Tuesday, May 01, 2007

Da’at Tevunot (Sect. 2, Ch. 1, Part 4)

"Knowing the Reasons"

A Kabbalistic Laying-Out of Who, What, When, Where, and Why

Based on Rabbi Moshe Chaim Luzzatto’s "Da’at Tevunot"

by Rabbi Yaakov Feldman

Sect. 2, Ch. 1


In order to understand why body and soul join together in the first place at conception it would help us to recall G-d's ultimate aim in creating us. It was to shower us with His Presence as a reward for all we'd done to advance ourselves and our world.

Ironically, though, He granted us one vital element of our being, a body, that's simply incapable of advancing itself spiritually, since it's so self-absorbed and in constant contact with unholiness [5], which then apparently stymies G-d's plan. So He granted us another vital element, the soul, that was hewn from the inchoate "stuff" just beneath G-d's very Throne of Glory, and is by its very makeup capable of purifying our body and making it holy.

In fact, purifying our body is the soul's major function on earth. As it itself requires no purification as it is, for it’s already pure, as we ourselves affirm each and ever day when we recite, "My L-rd! The soul you have granted me is (indeed) pure!" (Morning Prayers) [6].

In any event, the soul's purifying our body allows the body to indeed eventually bask in G-d's Presence and to thus fulfill its own raison d'etre, and thereby to be of great ultimate importance [7].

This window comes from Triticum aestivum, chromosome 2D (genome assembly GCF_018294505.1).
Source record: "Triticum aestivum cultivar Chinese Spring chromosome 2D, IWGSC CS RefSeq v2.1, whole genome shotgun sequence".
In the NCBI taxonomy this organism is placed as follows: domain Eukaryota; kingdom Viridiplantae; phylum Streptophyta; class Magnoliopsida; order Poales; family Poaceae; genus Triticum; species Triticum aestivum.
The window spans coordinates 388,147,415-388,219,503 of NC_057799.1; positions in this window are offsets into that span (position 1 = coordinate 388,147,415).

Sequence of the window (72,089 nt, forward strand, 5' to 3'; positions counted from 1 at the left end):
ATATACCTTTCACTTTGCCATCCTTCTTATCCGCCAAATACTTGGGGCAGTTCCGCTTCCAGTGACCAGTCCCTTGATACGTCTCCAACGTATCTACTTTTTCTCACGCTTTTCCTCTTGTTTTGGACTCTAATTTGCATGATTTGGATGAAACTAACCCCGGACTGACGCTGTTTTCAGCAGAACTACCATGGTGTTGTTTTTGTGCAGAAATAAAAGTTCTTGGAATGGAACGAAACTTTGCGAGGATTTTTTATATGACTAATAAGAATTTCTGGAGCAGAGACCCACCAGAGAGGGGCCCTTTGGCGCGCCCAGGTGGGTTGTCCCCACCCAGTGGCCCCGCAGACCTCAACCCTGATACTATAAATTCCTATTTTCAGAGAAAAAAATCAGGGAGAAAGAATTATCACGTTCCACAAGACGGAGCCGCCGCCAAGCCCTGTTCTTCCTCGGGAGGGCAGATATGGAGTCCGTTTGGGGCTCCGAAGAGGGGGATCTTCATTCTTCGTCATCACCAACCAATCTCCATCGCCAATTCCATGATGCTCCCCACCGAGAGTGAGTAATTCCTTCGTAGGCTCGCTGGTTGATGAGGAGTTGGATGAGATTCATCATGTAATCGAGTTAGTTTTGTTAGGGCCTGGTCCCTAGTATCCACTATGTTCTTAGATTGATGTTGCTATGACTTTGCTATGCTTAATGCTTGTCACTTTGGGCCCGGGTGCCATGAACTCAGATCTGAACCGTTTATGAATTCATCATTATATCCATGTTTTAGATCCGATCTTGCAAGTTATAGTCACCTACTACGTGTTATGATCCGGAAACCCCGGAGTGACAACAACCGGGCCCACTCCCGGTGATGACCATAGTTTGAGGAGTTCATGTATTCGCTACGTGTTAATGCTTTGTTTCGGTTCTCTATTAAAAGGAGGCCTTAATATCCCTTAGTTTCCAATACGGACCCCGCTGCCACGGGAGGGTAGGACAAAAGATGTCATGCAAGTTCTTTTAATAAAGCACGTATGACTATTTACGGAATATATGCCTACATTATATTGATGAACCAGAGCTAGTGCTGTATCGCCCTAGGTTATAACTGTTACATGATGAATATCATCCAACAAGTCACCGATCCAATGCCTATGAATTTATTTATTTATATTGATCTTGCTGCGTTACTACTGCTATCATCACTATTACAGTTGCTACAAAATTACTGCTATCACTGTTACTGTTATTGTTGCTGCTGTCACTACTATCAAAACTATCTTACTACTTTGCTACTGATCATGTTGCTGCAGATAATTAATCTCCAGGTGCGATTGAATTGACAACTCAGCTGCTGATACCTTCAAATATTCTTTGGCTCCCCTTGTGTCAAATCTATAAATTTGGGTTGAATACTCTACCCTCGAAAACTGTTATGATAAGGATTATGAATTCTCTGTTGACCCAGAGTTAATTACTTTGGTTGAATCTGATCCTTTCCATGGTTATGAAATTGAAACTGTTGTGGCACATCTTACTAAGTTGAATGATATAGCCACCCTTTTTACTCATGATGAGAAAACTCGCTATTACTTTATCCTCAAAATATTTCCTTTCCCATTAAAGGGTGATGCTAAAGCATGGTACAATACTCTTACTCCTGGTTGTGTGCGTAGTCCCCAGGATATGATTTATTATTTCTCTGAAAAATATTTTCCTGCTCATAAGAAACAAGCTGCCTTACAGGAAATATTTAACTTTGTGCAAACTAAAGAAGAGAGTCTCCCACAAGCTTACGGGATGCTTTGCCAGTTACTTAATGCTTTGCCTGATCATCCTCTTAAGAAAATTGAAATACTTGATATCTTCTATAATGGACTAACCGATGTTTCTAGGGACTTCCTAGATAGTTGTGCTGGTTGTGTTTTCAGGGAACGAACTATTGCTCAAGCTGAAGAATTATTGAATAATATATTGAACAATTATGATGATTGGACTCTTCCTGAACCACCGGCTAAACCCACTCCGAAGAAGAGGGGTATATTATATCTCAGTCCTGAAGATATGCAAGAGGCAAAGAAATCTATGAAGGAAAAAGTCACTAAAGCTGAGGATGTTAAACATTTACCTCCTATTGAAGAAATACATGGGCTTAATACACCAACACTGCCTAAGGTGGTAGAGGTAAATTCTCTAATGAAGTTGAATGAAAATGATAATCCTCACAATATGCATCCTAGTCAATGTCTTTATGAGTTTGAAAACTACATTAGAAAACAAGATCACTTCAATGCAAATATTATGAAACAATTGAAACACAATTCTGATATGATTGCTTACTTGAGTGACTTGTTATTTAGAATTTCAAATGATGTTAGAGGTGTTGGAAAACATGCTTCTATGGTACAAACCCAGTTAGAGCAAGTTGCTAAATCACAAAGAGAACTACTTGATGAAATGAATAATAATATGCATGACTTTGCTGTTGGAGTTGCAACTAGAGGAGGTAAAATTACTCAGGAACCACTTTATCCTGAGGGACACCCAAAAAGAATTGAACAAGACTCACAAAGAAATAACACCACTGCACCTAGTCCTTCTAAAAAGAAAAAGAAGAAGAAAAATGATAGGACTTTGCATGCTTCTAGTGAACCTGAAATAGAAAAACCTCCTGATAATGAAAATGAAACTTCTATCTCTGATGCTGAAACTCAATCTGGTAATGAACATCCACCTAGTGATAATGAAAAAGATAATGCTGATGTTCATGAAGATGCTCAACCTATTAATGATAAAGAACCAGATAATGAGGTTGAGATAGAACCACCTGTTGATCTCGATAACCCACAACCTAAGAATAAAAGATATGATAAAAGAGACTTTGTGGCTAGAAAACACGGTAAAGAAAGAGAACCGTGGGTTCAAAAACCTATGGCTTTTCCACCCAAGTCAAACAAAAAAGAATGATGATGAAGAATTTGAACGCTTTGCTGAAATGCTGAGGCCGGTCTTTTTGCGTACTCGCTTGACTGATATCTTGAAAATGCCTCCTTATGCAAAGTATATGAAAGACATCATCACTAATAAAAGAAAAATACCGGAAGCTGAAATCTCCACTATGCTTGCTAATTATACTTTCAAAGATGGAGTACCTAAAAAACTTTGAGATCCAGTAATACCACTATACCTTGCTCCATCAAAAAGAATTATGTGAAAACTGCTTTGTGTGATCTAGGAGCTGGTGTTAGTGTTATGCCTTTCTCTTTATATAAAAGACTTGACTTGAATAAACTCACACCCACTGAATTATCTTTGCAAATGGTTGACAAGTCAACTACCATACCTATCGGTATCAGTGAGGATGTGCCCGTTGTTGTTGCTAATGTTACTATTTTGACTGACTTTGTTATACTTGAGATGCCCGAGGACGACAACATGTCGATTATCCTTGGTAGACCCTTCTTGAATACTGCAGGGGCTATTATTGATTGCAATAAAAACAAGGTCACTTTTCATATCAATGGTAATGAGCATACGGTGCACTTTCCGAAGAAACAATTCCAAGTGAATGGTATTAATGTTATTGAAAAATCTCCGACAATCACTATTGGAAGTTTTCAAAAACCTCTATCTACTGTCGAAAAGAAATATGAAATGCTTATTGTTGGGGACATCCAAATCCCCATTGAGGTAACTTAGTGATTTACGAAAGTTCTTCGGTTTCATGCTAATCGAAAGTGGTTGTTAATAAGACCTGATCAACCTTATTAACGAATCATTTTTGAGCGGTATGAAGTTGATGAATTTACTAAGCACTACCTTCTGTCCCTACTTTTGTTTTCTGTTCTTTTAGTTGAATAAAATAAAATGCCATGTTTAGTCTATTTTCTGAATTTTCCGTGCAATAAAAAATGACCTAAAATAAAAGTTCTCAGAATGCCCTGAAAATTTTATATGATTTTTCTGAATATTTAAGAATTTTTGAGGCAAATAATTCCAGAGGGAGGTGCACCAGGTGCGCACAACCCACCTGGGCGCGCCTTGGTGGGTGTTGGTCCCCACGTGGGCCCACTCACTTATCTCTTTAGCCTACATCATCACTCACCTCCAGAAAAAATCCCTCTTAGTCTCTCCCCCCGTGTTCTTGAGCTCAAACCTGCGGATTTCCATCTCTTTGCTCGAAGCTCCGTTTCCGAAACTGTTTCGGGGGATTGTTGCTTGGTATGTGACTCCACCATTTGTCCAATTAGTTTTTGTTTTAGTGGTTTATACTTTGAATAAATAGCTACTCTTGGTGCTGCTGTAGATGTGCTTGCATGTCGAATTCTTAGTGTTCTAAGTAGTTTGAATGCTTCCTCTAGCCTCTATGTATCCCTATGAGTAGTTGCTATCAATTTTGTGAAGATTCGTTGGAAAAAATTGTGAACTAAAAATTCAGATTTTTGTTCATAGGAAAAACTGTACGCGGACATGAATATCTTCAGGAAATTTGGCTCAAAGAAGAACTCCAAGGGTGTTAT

[5] The "body" in this context includes one's mind, personality, memories, and the like -- not just one's rank physicality.

[6] This is a vitally important point that helps explain the soul's place in this world. For as Ramchal pointed out in "The Path of the Just", "G-d ... breathed into us a soul so exalted and distinguished -- a soul greater than the angels themselves" that it's manifestedly out of place in this world. What it's meant to do then, in fact, is to ready the body for the place in the World to Come that both will enjoy.

Hence, the soul isn't sent here to perfect itself, as many mistakenly believe, but rather to better the body (and its other elements cited in note 5 above).

[7] We raised this question early on, "Since we’re imperfect to begin with -- what is it that enables us to perfect ourselves? ... there must be something somewhere in the system that enables us to achieve perfection" (the end of 1:1:5), and we can now answer it. It's our soul's ability to purify us (i.e., our body, etc.) that enables us to perfect ourselves and to achieve ultimate perfection (see R' Friedlander).

It's essential to realize that this ability that we can draw upon -- the soul's ability to purify the body -- is actually a function of the "body", i.e., the self, when we make conscious choices to better our souls through Torah and mitzvot. Hence, it's a function of both body and soul and the beginning of the union of the two.

(c) 2007 Rabbi Yaakov Feldman

(Feel free to contact me at feldman@torah.org )

Rabbi Feldman's translation of "The Gates of Repentance" has been reissued and can be ordered from here
Rabbi Yaakov Feldman has also translated and commented upon "The Path of the Just", and "The Duties of the Heart" (Jason Aronson Publishers). His new work on Maimonides' "The Eight Chapters" will soon be available.
Rabbi Feldman also offers two free e-mail classes on www.torah.org entitled
"Spiritual Excellence" and "Ramchal"